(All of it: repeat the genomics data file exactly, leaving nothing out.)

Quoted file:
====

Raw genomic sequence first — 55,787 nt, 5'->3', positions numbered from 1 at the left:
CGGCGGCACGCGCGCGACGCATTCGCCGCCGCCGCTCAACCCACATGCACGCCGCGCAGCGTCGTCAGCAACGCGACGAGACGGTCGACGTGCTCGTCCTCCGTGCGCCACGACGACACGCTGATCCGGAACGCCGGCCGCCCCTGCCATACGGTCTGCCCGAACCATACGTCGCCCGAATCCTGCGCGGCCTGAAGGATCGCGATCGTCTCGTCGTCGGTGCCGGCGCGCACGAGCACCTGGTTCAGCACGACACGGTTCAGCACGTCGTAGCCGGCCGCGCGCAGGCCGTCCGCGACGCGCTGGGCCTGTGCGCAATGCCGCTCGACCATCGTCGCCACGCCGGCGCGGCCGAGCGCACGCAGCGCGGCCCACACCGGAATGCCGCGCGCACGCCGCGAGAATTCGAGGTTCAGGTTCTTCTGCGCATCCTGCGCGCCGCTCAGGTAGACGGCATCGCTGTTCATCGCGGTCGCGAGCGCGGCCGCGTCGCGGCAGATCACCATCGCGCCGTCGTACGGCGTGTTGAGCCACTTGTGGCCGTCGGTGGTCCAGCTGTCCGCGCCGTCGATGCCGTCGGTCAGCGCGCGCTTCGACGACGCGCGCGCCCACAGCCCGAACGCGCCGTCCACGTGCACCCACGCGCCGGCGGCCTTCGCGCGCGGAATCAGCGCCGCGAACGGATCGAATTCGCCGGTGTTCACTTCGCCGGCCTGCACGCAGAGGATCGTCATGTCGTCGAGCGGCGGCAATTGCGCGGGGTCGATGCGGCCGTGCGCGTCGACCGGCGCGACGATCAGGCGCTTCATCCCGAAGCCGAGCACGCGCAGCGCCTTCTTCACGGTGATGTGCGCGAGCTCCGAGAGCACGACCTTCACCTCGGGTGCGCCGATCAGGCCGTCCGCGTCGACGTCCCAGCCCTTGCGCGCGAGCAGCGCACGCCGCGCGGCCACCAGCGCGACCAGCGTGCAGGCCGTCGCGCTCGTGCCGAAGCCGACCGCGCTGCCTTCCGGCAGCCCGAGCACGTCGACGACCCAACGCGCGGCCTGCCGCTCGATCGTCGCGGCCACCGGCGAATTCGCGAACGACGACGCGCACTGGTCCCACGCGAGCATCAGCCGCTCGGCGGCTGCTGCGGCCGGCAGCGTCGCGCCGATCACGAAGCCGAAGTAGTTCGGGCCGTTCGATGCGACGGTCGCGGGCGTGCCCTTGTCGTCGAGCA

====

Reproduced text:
Raw genomic sequence first — 55,787 nt, 5'->3', positions numbered from 1 at the left:
CGGCGGCACGCGCGCGACGCATTCGCCGCCGCCGCTCAACCCACATGCACGCCGCGCAGCGTCGTCAGCAACGCGACGAGACGGTCGACGTGCTCGTCCTCCGTGCGCCACGACGACACGCTGATCCGGAACGCCGGCCGCCCCTGCCATACGGTCTGCCCGAACCATACGTCGCCCGAATCCTGCGCGGCCTGAAGGATCGCGATCGTCTCGTCGTCGGTGCCGGCGCGCACGAGCACCTGGTTCAGCACGACACGGTTCAGCACGTCGTAGCCGGCCGCGCGCAGGCCGTCCGCGACGCGCTGGGCCTGTGCGCAATGCCGCTCGACCATCGTCGCCACGCCGGCGCGGCCGAGCGCACGCAGCGCGGCCCACACCGGAATGCCGCGCGCACGCCGCGAGAATTCGAGGTTCAGGTTCTTCTGCGCATCCTGCGCGCCGCTCAGGTAGACGGCATCGCTGTTCATCGCGGTCGCGAGCGCGGCCGCGTCGCGGCAGATCACCATCGCGCCGTCGTACGGCGTGTTGAGCCACTTGTGGCCGTCGGTGGTCCAGCTGTCCGCGCCGTCGATGCCGTCGGTCAGCGCGCGCTTCGACGACGCGCGCGCCCACAGCCCGAACGCGCCGTCCACGTGCACCCACGCGCCGGCGGCCTTCGCGCGCGGAATCAGCGCCGCGAACGGATCGAATTCGCCGGTGTTCACTTCGCCGGCCTGCACGCAGAGGATCGTCATGTCGTCGAGCGGCGGCAATTGCGCGGGGTCGATGCGGCCGTGCGCGTCGACCGGCGCGACGATCAGGCGCTTCATCCCGAAGCCGAGCACGCGCAGCGCCTTCTTCACGGTGATGTGCGCGAGCTCCGAGAGCACGACCTTCACCTCGGGTGCGCCGATCAGGCCGTCCGCGTCGACGTCCCAGCCCTTGCGCGCGAGCAGCGCACGCCGCGCGGCCACCAGCGCGACCAGCGTGCAGGCCGTCGCGCTCGTGCCGAAGCCGACCGCGCTGCCTTCCGGCAGCCCGAGCACGTCGACGACCCAACGCGCGGCCTGCCGCTCGATCGTCGCGGCCACCGGCGAATTCGCGAACGACGACGCGCACTGGTCCCACGCGAGCATCAGCCGCTCGGCGGCTGCTGCGGCCGGCAGCGTCGCGCCGATCACGAAGCCGAAGTAGTTCGGGCCGTTCGATGCGACGGTCGCGGGCGTGCCCTTGTCGTCGAGCA